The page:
Gone but not forgotten, the LDV Maxus was the swan song of the UK’s only independent dedicated LCV maker. But should you see it as a bargain classic, or just run a mile? Ian Shaw finds out
The LDV Maxus was the last of a long line of vans built in the Midlands with British know-how, history and commonsense design. It has a history stretching back to the dark days of British Leyland and the long-serving Sherpa van, which was later badged Freight Rover before being rebranded the Pilot and Convoy under LDV. It’s popular to knock the old Sherpa, but it stood shoulder to shoulder with the Ford Transit in the Royal Mail’s fleet for years, and the police used minibus versions with 3.5-litre Rover V8 engines!
The Maxus was not the most sophisticated of its class, but built upon its forebears’ reputation for no-nonsense specification and a tough construction. It packed a punch too: four-cylinder 2.5-litre diesel engines ranged from 95hp through 105hp, 120hp and a range-topping 135hp option. All were built by VM Motori, the Italian diesel specialist later to become part of Daimler-Chrysler, which had previously supplied engines for Rover and Range Rover models. State-of-the-art Bosch common-rail injection meant good fuel efficiency and a whopping 20,000 miles between major services.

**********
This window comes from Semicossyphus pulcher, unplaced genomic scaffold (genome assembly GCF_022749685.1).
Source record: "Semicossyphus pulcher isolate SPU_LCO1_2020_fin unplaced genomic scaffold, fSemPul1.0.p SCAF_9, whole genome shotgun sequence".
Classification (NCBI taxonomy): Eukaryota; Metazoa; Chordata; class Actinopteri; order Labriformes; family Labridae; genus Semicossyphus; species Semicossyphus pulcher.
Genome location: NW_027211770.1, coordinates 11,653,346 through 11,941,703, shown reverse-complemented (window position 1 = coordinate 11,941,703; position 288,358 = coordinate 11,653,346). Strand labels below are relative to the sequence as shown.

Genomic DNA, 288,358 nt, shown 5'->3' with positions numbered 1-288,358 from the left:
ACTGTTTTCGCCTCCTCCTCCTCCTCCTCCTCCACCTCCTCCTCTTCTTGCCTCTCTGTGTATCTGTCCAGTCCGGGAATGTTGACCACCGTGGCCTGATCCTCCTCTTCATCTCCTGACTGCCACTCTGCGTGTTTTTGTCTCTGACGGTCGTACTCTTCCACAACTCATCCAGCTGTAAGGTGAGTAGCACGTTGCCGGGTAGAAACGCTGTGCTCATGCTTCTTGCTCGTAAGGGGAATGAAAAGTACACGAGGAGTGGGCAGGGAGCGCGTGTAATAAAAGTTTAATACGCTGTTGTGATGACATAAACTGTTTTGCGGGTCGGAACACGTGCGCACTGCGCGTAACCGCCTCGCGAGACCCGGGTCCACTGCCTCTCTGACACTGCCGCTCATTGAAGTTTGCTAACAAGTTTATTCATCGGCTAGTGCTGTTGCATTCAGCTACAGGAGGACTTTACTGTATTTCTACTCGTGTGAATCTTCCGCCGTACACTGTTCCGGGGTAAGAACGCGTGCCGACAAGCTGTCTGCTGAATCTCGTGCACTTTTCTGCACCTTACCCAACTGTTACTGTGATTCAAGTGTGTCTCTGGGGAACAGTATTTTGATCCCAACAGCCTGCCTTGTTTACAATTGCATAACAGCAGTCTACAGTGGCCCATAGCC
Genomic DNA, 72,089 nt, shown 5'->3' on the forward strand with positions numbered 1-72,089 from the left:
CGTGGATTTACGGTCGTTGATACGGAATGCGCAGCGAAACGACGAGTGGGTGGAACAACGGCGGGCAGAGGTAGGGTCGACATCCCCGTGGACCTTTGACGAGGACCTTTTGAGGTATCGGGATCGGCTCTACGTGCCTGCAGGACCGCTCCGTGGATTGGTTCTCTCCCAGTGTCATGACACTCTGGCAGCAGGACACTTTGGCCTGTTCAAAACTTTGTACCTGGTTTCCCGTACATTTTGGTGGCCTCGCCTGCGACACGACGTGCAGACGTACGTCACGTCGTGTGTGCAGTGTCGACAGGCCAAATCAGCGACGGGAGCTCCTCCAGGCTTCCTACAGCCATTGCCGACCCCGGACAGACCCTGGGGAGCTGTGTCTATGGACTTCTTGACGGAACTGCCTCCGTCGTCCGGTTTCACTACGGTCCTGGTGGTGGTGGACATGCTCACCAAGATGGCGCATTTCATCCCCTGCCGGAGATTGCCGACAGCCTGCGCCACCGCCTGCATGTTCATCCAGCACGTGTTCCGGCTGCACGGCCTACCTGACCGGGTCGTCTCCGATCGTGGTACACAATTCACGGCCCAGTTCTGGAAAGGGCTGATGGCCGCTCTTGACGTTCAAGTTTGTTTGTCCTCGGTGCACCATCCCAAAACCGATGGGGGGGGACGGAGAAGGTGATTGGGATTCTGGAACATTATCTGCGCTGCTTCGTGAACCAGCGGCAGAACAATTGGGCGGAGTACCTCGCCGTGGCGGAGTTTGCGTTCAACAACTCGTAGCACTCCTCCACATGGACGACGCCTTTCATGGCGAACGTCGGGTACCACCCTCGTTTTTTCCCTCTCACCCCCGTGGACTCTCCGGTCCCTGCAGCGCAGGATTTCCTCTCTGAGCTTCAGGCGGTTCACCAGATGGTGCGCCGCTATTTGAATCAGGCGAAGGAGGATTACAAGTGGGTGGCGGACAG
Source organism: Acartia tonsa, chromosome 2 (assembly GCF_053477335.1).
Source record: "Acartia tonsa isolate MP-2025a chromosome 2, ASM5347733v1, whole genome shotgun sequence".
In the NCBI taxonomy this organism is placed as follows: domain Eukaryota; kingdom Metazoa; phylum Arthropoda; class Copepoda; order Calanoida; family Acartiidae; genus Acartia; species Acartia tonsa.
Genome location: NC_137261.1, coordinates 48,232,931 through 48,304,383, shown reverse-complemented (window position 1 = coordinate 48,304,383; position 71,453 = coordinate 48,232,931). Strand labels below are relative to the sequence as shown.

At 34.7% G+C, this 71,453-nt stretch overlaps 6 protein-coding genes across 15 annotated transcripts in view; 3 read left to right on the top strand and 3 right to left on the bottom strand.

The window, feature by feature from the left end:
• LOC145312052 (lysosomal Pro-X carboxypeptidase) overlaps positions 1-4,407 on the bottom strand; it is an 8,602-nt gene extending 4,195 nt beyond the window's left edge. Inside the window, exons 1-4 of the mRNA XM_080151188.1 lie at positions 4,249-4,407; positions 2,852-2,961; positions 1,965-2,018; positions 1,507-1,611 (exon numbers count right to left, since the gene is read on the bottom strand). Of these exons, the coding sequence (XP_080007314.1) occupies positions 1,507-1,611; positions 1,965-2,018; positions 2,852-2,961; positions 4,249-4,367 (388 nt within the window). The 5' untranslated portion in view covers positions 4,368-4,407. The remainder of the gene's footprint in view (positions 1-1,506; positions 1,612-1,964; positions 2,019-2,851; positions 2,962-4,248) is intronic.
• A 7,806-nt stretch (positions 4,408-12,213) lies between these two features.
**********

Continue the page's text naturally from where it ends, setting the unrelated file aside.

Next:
The Maxus has two wheelbase lengths and GVM ratings from 2.8 tonnes to 3.5 tonnes. All have unglazed rear doors and cab full-height partition for increased security, while ABS
and EBD were standard on all models from 2008, the higher output engines receiving these technologies as an option before that, while MP3-compatible CD players on 2008 models added a little luxury.
Cab interiors are otherwise functional with height-adjustable driver seat a worthwhile 2008 model enhancement.
At the business end, standard and high-roof derivatives offer large volumes and wide door swing angles, while side loading doors make for an easy van to live with. The MPT version in both Platinum and Titan guises offers the flexibility of a double-cab van with six seats, making it popular with, for example, utilities.
All in all, the Maxus is certainly worth a look, with few reports of anything frightening on the engine or drivetrain. Fleet vans will have a comprehensive service record so don’t let big mileages put you off.
The LDV Maxus is no spring chicken now and the WhatVan.co.uk used van locator reflects this, with most being around six years old or more. However, the prices, too, correspond, and it’s a lot of van for £3000. A 2008 3.5-tonne Maxus 95 LWB will command £3000 or so with 120,000 miles on it. A nice low-mileage (70,000 miles ) late 2008 long-wheelbase with full ply lining will fetch a grand more at £3999, and we found a gem of a Maxus: a one-owner from new, 2006 (56-plate) 95hp standard roof long-wheelbase with only 40,000 miles on it at just £3775.